Without that certain language, transient rentals or “sleeping units” would not be required to have on-site parking for guests.
City attorney Jim Dye said the city would need to go begin anew the ordinance process.
Commissioners also tabled the purchase of an electric truck from public works supervisor George McKay, who bought the truck to ensure no one else got the bargain. McKay paid $4,600 for the 2005 truck, while the book value is around $7,500.
Dye said there was a legal issue to be resolved before the city could approve the purchase.
Commissioners also agreed with Selby to have a workshop Oct. 11 on his proposal to move parking at the city pier across Bay Boulevard to the vacant city property and turn the north city pier parking lot into a park.
“Think about it and come talk to me,” Selby said.
The commission also unanimously passed a resolution supporting the Manatee County Commission initiative to repeal the state statute passed in June 2011 that allows every homeowner to rent their residence.
The initiative is supported by the Florida League of Cities, the Florida Association of Counties and other organizations.
Webb added that the FLC and FAC are opposed to Amendment IV on the general election ballot.
The amendment would cap non-homesteaded property value increases and ad valorem taxes at a 3 percent increase per year, similar to the Save Our Homes initiative passed by voters in the mid-1990s.
The reason the amendment is opposed, Webb said, is because without the ability to raise the value of non-homesteaded property, cities throughout Florida would have to raise millage rates on everyone to meet their budget needs.
Selby also said he recently spoke with U.S. Rep. Vern Buchanan, R-Longboat Key, who pledged to help the city find a way to halt proliferation of large vacation rental properties.
A convicted sex offender moved to the 2500 block of Avenue C in Bradenton Beach last week, according to the Florida Department of Law Enforcement website. He is the second convicted sex offender to move to the city in 30 days.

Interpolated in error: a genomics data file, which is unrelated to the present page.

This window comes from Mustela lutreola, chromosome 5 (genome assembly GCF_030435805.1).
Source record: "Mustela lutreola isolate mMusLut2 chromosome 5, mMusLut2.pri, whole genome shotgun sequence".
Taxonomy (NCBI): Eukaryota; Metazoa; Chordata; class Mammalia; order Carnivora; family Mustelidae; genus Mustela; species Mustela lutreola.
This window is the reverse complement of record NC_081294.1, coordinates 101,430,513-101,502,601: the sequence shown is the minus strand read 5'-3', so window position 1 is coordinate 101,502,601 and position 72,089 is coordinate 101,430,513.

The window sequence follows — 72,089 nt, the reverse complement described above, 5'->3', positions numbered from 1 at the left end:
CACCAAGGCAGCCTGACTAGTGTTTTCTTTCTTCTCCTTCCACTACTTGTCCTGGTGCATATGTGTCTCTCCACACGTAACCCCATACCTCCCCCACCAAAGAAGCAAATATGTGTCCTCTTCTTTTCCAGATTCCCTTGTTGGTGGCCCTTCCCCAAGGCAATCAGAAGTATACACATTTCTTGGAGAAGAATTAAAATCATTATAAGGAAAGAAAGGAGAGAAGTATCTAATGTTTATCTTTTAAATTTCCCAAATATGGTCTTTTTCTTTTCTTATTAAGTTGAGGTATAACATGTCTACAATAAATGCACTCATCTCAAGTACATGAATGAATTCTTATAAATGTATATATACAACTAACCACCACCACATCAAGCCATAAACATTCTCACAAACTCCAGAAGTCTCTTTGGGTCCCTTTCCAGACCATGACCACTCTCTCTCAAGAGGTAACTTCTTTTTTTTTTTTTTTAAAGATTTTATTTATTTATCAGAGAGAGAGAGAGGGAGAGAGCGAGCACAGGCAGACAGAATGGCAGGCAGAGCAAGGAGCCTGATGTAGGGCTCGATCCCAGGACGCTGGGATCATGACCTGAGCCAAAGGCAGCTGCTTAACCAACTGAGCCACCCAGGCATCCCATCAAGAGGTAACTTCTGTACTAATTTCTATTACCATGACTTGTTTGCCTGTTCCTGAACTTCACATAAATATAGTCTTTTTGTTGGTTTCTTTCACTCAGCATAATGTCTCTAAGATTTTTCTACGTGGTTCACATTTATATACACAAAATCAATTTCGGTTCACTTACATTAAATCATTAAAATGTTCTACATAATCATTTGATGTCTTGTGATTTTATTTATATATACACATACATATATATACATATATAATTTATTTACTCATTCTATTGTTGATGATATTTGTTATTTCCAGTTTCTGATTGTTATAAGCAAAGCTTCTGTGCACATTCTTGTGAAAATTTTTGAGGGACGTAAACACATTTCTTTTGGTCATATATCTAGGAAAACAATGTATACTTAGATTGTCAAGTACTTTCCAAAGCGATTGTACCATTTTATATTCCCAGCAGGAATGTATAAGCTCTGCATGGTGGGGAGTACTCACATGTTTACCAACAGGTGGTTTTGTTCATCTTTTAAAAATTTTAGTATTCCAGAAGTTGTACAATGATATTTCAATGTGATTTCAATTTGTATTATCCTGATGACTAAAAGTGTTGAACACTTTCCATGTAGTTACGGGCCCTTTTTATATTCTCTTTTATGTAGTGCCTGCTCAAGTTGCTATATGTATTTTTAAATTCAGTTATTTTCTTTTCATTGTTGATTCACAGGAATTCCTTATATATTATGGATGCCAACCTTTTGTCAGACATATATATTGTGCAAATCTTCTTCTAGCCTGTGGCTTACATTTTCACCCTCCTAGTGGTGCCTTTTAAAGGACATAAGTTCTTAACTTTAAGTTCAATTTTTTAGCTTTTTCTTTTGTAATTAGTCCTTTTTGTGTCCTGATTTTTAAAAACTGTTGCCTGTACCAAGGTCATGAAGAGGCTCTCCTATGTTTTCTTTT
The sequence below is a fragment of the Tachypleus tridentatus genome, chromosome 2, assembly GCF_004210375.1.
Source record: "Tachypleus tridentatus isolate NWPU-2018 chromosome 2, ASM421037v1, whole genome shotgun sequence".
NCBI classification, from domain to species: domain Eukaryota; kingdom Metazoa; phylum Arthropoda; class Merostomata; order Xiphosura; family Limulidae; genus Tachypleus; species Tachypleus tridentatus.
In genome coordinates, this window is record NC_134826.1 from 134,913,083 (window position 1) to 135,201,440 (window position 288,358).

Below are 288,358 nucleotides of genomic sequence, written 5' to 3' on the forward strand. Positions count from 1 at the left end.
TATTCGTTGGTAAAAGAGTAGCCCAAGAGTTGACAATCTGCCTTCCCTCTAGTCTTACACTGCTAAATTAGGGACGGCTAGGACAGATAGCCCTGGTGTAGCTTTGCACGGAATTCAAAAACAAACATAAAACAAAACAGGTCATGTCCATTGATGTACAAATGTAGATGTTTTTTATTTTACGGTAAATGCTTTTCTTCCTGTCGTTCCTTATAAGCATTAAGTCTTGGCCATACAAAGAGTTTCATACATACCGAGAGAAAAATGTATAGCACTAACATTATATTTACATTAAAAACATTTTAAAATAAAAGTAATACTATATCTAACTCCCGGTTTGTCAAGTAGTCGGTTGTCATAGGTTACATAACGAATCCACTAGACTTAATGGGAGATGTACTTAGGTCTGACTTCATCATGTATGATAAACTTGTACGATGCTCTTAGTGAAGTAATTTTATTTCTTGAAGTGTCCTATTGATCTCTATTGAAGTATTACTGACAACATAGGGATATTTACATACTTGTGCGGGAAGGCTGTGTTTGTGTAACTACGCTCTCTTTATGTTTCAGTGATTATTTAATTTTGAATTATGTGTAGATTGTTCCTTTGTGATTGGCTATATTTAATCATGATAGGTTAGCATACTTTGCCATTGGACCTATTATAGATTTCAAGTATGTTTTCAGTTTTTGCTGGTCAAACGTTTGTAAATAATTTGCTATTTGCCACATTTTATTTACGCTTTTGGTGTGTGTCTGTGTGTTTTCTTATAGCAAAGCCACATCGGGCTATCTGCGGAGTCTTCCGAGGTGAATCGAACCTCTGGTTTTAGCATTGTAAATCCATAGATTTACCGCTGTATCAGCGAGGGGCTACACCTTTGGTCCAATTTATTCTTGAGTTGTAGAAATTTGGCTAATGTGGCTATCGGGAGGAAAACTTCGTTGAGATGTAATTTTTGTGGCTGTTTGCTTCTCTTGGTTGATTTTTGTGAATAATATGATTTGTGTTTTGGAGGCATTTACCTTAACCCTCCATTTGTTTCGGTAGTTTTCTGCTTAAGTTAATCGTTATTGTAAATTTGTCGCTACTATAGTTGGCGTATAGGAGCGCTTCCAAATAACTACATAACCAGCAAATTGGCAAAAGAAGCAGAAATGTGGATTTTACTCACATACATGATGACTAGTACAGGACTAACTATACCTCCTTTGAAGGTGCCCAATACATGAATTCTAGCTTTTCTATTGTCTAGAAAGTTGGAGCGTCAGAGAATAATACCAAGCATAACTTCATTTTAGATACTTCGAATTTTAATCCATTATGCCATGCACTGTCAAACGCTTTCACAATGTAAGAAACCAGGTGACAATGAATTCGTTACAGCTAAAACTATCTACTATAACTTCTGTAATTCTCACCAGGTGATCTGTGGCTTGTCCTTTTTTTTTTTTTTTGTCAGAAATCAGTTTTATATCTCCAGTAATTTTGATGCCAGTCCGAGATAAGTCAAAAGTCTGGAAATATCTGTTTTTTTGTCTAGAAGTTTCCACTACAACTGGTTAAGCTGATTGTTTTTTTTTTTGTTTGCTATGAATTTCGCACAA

By law, all convicted sex offenders must inform the FDLE of their address within 48 hours of moving to a new location. Local law enforcement routinely check on the whereabouts and activities of the offender.
The FDLE said Bradenton Beach police have been informed.
The offender is a 30-year-old man convicted in Manatee County in 2004 of lewd or lascivious battery on a victim between the ages of 12-15.
The other Bradenton Beach offender is a 65-year-old man convicted in Polk County in 1995 on two counts of sexual battery. In early September, he moved to the 1600 block of Gulf Drive in Bradenton Beach.
The FDLE lists one convicted sex offender in Holmes Beach and none in Anna Maria. One convicted sex offender lives in Cortez, according to the FDLE.
It may have taken longer than Pierrette Kelly planned, but her replacement as executive director of the Anna Maria Island Community Center should be announced in the next few weeks, said center board president Greg Ross.
“We’ve narrowed it down to two people,” Ross said.
He said the entire board of directors was to meet early this week and vote on their candidate of choice. The candidate with the most votes will be offered the position.
If an offer is accepted, Ross said, the board would give the candidate time to give his or her current employer proper notice before announcing the appointment.